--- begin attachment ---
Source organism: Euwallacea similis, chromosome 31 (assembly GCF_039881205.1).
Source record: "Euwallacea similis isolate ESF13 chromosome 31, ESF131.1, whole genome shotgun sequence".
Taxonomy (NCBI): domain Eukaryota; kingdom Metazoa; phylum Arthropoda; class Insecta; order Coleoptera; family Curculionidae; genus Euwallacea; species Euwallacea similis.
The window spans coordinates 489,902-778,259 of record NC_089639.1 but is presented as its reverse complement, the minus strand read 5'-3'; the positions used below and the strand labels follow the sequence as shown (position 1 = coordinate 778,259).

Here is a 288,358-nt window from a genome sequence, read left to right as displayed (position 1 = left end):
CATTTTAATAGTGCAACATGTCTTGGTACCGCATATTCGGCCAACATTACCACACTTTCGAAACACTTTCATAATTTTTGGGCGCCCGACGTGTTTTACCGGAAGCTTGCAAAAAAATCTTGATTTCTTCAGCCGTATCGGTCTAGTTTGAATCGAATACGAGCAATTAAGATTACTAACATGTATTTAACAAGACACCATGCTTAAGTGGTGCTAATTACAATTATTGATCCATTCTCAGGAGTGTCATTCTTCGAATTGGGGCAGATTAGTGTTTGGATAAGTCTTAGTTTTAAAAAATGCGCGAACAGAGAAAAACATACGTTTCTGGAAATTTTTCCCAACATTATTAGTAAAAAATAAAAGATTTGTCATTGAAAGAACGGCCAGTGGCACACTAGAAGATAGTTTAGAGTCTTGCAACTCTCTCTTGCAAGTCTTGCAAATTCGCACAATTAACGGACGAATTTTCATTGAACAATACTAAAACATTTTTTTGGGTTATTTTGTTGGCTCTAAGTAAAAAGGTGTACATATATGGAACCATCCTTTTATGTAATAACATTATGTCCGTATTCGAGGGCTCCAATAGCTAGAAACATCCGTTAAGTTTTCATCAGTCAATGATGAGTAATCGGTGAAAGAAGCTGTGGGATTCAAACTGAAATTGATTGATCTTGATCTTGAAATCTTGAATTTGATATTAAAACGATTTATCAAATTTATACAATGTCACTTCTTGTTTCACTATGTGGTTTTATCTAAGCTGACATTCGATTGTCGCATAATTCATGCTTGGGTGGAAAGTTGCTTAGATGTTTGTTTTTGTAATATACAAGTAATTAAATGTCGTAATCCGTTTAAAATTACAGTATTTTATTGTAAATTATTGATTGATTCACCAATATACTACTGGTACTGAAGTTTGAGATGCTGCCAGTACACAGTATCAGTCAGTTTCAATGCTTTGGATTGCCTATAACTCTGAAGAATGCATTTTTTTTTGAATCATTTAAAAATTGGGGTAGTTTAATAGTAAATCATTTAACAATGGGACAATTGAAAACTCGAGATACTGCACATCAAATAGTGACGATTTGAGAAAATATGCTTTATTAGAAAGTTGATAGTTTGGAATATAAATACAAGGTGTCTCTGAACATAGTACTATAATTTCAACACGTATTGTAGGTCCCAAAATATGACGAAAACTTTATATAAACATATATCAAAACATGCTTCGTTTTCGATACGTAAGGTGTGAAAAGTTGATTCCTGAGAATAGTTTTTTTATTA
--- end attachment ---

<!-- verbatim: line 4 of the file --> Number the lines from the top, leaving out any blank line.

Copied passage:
The window spans coordinates 489,902-778,259 of record NC_089639.1 but is presented as its reverse complement, the minus strand read 5'-3'; the positions used below and the strand labels follow the sequence as shown (position 1 = coordinate 778,259).